The Michigan State Police believes its trooper involved in Saturday night's deadly crash in Kentwood made the right decision in continuing in pursuit.
Calvin College student Tara Oskam, 21, was killed, and 15-year-old David Torrez sitting in the suspect vehicle sought by police died as well.
Lt. Chris McIntire reviewed all of the information and videos the weekend confirms Trooper Chris Bommarito, a 20-year police veteran, made the right choice.
'We don't know what's happening inside that car," McIntire said. "There has been cases in Kent County -- we can recall back to Wyoming where there was a pursuit and we ended up finding a dead body in the trunk of the car, so we don't know what's going on inside that car until we get it stopped."
Bommarito went through a couple steps before deciding to start a pursuit, like a seven-step checklist, police say.
"The violation they're being chased for, the speeds of the suspect vehicle as well as our vehicle, pedestrian traffic, weather conditions that are out there, the capability of our vehicles and the familiarity of the violator that we are chasing," McIntire said.
There is also a supervisor at the dispatch center listening to the calls.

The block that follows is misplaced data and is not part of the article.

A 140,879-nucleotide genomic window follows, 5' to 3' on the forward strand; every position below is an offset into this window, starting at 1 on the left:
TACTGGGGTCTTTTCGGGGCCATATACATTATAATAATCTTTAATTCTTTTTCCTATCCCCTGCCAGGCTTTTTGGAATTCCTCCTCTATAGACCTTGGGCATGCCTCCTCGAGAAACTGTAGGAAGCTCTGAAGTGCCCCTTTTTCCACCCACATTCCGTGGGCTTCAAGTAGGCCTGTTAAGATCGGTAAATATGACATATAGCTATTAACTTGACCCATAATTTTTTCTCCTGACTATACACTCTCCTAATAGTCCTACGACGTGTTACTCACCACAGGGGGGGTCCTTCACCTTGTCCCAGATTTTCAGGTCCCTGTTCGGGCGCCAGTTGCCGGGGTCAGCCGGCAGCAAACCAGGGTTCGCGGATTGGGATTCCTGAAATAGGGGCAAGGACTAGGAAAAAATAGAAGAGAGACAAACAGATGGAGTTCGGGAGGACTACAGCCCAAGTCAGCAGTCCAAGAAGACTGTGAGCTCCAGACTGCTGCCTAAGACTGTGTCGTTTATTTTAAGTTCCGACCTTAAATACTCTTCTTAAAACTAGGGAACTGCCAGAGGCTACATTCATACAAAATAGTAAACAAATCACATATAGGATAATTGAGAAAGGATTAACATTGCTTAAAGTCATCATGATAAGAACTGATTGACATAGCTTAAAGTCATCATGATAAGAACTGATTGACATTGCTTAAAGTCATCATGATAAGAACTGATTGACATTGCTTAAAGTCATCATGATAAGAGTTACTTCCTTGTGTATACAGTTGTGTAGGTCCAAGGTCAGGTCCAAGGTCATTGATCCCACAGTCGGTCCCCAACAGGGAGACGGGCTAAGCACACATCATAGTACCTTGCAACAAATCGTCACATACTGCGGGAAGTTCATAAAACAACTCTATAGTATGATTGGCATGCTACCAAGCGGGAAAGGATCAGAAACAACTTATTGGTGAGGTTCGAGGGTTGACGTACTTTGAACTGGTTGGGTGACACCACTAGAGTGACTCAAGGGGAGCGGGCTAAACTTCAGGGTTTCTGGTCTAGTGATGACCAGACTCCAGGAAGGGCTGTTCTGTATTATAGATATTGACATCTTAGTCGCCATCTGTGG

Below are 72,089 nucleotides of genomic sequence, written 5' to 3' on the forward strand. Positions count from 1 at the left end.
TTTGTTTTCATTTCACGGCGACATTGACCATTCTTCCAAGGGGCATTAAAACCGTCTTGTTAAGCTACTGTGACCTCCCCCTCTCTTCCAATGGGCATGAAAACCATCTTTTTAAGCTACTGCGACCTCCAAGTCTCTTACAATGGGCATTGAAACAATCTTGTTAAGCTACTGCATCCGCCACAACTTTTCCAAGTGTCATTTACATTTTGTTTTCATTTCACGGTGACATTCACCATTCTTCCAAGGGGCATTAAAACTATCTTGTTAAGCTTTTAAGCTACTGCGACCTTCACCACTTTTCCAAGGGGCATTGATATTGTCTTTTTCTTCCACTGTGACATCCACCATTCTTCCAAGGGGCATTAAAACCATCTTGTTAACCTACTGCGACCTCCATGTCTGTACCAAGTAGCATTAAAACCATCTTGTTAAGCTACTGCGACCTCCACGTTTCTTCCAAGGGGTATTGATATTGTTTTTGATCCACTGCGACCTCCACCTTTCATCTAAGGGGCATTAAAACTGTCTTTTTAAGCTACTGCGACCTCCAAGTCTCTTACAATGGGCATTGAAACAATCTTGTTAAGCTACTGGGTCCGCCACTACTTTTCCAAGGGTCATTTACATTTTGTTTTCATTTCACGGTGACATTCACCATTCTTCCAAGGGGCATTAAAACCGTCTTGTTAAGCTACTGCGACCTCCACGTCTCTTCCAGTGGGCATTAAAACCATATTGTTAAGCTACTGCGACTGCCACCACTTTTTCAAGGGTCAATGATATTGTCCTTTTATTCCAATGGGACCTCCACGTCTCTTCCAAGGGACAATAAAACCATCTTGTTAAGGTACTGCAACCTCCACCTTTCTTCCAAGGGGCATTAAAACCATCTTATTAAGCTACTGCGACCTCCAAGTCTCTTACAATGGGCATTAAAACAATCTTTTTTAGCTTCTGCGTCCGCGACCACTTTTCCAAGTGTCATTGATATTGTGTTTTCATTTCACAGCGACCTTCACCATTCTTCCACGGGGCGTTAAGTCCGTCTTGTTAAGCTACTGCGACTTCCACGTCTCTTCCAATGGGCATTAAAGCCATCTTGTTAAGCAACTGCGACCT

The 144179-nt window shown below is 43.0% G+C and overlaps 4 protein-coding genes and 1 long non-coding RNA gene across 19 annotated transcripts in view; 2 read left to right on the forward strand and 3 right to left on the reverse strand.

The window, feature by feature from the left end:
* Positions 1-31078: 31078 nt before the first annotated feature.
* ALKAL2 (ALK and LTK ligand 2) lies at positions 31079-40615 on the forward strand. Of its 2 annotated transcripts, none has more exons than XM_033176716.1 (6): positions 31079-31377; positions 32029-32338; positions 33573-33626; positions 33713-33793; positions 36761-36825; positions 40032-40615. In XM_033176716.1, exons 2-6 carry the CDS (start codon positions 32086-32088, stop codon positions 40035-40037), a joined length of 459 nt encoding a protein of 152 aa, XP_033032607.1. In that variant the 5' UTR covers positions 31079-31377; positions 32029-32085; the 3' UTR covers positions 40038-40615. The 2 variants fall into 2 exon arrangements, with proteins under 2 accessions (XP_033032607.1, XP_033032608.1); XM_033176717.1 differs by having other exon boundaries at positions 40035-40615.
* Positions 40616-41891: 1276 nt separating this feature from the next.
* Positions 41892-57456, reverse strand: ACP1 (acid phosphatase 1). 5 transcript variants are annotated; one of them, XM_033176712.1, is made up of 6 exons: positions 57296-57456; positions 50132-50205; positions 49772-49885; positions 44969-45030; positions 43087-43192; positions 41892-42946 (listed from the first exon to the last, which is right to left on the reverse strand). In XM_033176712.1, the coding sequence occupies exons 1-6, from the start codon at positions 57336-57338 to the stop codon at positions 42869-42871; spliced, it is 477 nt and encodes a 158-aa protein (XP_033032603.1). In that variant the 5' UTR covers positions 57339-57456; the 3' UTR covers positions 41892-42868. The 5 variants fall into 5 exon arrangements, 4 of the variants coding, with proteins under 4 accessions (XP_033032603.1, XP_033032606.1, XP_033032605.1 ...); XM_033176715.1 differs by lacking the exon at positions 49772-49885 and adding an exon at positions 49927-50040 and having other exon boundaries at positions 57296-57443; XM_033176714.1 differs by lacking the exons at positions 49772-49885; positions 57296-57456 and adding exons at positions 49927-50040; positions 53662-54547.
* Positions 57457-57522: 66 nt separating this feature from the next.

"So they can make the decision ultimately if they feel that it's becoming unsafe or all of these seven factors aren't being applied, they can terminate that as well," McIntire said.
The driver of the suspect vehicle is identified 16-year-old Alex Torrez. WZZM 13 confirmed his name through someone living at his home. Police said he was going 90 mph on the 70 mph freeway and exited on 54th Street, where he stopped for about 15 seconds before deciding to take off.
"And our investigation will be though that person to see the why's we he fled from us because we don't know that answer yet, as well as getting any kind of toxicology reports back of what he may have had in his system," McIntire said.
McIntire added the driver was aware of the risks.
"The driver of the suspect vehicle was very conscious of his driving, if you will," McIntire said. "He slowed down at all of the red lights that I could see, he slowed down at one green light almost to a stop before he went through it,."
The trooper was about a quarter-mile behind the crash.
"It wasn't as though this was some wild chase -- any pursuit is dangerous, this was a horrible outcome," McIntire said.
When police got to the crash, they realized the suspect's vehicle was on fire and he was pinned inside. Bommarito and a Kentwood officer were able to pull him out.
Accident Investigators are continuing to piece together information about the crash. McIntire also noted that the fleeing driver is not the registered owner of the car he was driving.
The investigation will make its way up to Lansing for a third set of eyes; that review should be completed within the week.
The prosecutor's office will also build their case and figure out what charges should be filed against the driver.
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